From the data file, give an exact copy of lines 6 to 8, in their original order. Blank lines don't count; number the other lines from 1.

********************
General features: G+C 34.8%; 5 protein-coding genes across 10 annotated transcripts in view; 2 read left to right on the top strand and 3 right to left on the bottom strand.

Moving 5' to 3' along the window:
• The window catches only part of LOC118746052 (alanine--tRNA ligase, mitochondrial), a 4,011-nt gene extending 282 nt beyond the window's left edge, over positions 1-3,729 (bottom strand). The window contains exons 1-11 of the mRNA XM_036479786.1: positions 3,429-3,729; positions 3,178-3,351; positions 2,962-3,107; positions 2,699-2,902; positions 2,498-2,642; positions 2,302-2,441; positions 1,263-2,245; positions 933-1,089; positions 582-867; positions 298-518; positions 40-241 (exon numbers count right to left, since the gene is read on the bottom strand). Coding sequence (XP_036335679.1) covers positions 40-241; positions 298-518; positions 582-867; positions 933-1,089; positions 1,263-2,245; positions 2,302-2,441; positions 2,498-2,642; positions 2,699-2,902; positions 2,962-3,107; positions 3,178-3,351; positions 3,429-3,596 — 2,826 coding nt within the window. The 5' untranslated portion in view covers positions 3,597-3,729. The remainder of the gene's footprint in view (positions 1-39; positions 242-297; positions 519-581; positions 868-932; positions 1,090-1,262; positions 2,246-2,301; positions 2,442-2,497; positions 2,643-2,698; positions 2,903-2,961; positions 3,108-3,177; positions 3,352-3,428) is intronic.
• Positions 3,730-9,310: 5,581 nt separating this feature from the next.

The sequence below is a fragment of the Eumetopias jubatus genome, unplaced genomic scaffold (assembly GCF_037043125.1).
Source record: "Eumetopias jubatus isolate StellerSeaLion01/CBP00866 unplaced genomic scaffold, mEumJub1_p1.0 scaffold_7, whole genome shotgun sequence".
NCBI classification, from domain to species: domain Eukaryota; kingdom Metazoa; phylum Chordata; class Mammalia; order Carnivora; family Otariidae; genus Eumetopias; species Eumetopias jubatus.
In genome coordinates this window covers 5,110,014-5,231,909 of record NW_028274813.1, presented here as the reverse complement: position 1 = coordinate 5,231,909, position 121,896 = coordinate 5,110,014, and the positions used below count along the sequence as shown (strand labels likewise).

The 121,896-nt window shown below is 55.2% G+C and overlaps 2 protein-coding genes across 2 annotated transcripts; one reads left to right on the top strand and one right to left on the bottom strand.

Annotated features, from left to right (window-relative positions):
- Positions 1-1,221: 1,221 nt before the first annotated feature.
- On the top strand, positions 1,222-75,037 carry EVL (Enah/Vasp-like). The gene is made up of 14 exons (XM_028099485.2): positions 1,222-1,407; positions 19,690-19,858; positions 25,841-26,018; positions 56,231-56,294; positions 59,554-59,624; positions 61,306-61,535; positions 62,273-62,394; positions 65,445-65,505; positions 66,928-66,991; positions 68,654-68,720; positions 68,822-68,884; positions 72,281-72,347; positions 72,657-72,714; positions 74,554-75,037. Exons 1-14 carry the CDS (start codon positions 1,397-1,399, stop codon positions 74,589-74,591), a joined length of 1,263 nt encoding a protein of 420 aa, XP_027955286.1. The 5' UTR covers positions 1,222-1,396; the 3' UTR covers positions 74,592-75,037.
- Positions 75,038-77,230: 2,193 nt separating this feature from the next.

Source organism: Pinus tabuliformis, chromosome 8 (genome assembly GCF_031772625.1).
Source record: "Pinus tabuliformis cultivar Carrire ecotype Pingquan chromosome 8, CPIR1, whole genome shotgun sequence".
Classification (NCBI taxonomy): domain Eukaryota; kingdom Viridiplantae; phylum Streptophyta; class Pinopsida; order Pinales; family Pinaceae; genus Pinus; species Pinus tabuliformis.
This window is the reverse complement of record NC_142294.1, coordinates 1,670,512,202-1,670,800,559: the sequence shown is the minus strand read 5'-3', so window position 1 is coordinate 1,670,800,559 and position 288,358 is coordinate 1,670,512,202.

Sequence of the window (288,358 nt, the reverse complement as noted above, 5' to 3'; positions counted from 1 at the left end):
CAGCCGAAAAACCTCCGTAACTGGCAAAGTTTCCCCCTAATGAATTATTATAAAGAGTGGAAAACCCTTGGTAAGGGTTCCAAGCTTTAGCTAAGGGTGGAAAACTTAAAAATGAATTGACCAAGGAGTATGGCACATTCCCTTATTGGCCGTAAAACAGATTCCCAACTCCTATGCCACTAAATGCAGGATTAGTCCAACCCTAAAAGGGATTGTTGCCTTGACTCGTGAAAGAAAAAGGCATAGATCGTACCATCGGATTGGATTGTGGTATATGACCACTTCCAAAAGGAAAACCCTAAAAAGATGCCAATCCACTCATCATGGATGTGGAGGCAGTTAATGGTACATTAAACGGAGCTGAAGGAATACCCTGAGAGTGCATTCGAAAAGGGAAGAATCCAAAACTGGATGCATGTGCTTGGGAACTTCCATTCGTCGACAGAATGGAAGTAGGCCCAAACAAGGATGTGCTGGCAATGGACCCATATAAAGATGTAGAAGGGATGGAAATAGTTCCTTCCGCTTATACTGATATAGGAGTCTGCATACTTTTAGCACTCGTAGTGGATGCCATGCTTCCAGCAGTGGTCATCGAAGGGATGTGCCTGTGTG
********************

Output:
Source record: "Eumetopias jubatus isolate StellerSeaLion01/CBP00866 unplaced genomic scaffold, mEumJub1_p1.0 scaffold_7, whole genome shotgun sequence".
NCBI classification, from domain to species: domain Eukaryota; kingdom Metazoa; phylum Chordata; class Mammalia; order Carnivora; family Otariidae; genus Eumetopias; species Eumetopias jubatus.
In genome coordinates this window covers 5,110,014-5,231,909 of record NW_028274813.1, presented here as the reverse complement: position 1 = coordinate 5,231,909, position 121,896 = coordinate 5,110,014, and the positions used below count along the sequence as shown (strand labels likewise).